Turkish leaders start crackdown after failed coup
By Eric Maurice
Turkish president Recep Tayyip Erdogan has started a crackdown on the country's military and judiciary and accused a US-exiled cleric of being behind Friday's (15 July) failed coup to topple his government.
More than 2,800 soldiers, including army commanders, and 2,700 judges were arrested on Saturday in what appears to be an effort to clear both institutions of opponents and critics to Erdogan's power.
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"This uprising is a gift from God to us because this will be a reason to cleanse our army," Erdogan said on Saturday. "They will pay a heavy price for their treason to Turkey”, he added.
Videos of soldiers, who participated in the coup, being lynched by crowds were circulated on social networks.
Erdogan said his government was in charge and would "continue exercising [its] powers until the end".
The Turkish army chief, Umit Dundar, said that “the coup attempt was rejected by the chain of command immediately.”
Erdogan suggested that the coup was inspired by Fethullah Gulen, an influential cleric who lives in the US.
“Turkey cannot be governed from a house in Pennsylvania,” he said on Saturday morning.
Speaking to a crowd in the evening, Erdogan asked the US to hand over the exiled preacher.
His prime minister, Binali Yildirim, had earlier said that “whichever country is behind him is not a friend of Turkey and is in a serious war against Turkey.” A Turkish minister was also quoted as saying that the US was behind the coup.
Gulen in a statement said he "condemn[ed], in the strongest terms, the attempted military coup in Turkey … Government should be won through a process of free and fair elections, not force”.
The struggle between Erdogan and Gulen dates back several years. In 2014, a Turkish court issued a warrant against Gulen, whom Erdogan accused of running a "parallel state". Journalists, writers and police officers who were considered to be Gulen supporters were arrested.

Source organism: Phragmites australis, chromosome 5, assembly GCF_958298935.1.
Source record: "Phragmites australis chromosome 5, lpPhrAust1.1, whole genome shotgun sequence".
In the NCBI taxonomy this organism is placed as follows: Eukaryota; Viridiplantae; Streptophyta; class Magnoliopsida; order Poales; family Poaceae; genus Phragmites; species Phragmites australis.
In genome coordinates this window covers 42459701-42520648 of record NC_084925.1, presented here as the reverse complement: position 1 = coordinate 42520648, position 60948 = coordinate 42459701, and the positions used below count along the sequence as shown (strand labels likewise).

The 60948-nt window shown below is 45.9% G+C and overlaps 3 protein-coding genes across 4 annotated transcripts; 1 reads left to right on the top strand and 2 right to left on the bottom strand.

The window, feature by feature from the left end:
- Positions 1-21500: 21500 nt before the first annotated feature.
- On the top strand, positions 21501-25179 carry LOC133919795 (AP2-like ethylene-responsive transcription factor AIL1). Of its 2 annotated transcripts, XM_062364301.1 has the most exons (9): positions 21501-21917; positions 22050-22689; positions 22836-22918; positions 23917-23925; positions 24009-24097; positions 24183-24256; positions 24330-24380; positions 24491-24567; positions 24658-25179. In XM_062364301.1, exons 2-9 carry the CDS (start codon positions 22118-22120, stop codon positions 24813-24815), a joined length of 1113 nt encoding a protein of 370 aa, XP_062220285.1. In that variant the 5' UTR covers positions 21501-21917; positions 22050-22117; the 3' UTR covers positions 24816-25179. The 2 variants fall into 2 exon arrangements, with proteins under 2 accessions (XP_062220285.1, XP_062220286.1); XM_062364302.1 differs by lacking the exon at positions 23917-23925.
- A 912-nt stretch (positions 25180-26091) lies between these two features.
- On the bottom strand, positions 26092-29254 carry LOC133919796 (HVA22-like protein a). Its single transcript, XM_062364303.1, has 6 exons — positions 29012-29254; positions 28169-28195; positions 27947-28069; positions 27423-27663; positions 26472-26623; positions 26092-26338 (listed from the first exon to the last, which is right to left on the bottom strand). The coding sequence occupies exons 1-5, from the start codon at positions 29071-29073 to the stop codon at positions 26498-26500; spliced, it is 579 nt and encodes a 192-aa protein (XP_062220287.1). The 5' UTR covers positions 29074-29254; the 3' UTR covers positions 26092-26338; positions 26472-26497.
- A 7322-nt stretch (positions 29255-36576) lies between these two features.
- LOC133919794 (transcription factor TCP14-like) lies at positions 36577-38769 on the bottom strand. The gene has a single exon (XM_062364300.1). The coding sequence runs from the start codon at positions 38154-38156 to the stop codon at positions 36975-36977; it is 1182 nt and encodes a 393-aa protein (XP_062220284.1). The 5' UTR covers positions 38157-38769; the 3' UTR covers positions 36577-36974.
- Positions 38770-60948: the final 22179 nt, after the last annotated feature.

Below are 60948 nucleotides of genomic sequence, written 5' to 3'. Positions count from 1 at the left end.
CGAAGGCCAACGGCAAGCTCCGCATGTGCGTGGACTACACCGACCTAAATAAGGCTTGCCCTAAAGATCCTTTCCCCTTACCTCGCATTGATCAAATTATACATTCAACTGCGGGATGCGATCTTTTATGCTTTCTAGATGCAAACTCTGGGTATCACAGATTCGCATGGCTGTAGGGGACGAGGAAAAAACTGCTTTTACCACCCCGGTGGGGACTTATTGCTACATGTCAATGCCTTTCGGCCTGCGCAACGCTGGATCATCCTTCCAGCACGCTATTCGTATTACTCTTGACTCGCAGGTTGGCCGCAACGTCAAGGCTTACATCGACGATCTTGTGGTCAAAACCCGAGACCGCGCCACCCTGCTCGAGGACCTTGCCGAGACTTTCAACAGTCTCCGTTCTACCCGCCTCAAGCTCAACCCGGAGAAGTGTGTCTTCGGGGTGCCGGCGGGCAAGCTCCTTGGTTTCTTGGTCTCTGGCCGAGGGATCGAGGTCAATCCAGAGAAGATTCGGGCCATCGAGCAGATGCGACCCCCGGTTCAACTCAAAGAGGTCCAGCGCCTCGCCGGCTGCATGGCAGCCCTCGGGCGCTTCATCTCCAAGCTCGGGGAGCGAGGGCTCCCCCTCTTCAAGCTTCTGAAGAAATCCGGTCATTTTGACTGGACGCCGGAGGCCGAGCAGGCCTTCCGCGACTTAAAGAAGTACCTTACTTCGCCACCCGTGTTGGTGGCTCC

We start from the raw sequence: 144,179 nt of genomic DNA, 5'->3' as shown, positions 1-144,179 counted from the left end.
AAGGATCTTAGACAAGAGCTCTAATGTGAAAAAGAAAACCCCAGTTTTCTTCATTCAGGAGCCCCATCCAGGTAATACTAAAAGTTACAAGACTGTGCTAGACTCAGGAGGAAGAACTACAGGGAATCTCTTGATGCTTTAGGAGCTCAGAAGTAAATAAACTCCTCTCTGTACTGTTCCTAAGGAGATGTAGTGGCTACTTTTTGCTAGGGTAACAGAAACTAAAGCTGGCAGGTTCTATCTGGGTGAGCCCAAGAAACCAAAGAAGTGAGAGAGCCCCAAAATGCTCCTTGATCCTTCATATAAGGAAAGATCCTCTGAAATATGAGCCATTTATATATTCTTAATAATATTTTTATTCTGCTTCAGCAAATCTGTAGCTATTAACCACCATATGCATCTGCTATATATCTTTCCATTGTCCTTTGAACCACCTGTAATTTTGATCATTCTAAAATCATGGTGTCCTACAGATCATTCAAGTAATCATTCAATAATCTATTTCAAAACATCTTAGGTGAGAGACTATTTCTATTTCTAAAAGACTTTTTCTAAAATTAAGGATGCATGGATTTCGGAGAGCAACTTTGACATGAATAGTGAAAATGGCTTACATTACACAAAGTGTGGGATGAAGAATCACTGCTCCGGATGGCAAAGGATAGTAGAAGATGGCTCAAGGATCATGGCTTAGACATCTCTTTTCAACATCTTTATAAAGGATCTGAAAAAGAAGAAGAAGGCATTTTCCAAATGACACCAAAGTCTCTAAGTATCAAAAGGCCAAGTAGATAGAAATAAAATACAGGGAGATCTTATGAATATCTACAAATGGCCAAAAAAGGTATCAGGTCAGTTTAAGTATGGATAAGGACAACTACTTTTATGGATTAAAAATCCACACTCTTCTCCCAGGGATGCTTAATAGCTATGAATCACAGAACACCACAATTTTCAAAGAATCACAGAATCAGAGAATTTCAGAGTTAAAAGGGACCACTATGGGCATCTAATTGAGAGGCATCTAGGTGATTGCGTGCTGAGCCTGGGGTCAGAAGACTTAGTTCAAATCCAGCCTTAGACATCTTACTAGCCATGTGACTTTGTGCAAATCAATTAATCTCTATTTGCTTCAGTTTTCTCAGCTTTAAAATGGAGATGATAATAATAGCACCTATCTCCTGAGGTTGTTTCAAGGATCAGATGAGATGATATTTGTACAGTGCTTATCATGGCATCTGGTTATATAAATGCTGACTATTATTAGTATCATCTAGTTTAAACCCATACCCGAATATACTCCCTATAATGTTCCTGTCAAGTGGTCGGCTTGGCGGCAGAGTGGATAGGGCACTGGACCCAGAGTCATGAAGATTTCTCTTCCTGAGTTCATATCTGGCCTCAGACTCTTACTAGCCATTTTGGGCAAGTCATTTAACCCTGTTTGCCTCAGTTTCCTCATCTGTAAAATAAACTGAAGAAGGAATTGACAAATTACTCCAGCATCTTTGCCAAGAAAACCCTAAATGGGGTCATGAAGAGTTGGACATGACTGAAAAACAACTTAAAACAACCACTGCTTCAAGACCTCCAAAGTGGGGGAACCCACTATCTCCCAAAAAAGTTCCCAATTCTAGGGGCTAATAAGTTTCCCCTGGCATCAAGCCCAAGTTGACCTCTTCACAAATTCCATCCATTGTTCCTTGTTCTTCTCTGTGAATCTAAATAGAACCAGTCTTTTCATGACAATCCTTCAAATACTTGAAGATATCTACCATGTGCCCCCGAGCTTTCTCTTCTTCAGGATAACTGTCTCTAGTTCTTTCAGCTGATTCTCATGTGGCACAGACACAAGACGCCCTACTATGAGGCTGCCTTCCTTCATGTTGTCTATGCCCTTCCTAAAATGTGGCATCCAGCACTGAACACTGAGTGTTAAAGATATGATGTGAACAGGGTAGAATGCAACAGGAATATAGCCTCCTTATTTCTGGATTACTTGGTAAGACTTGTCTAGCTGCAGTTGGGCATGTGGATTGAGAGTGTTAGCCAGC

Turkish authorities also closed for several hours the airspace around the US base of Incirlik, preventing air strikes against the Islamic State jihadist group in Syria.
They said the move was to ensure that all the Turkish air force was under their control.
Power was also cut to the base, where tactical nuclear weapons are stocked, and the US forces there had to use internal power sources.
Support for government
US president Barack Obama reacted by calling on Turkish authorities to "act within the rule of law and to avoid actions that would lead to further violence or instability."
He also expressed support for the "democratically-elected, civilian" Turkish government.
In Germany, chancellor Angela Merkel condemned "in strongest terms the attempt of Turkish military units to overthrow the elected government and elected president of the country by using violence".
Merkel, who is considered as Erdogan's closest ally in the EU, added that "Germany stands side by side with those in Turkey who defend democracy and the rule of law".
Earlier on Saturday, US media cited US sources as saying that Erdogan had claimed asylum in Germany while the coup was unfolding.
In a statement, EU diplomacy chief Federica Mogherini and neighbourhood commissioner Johannes Hahn also expressed their "full support to the democratic institutions of the country."
'One man rule'
They called for "a swift return to Turkey's constitutional order with its checks and balances".
European Parliament president Martin Schulz was less diplomatic, saying that the Turkish government "must not use this occasion to breach democratic rule, restrict freedom of speech and fundamental rights".
"One man rule and arbitrary decisions are not acceptable in a country which is not only a strategic ally but also an accession candidate to the European Union," he said in a statement.
The military coup was launched Friday evening. It included tanks in Istanbul and the capital Ankara and jets shooting at tanks in front of the parliament.
The coup failed after crowds took the street to defend Erdogan and the government after appeals by the authorities, including Erdogan himself, to do so.
During the night, 161 people were killed and 1,440 were injured, according to PM Yildirim.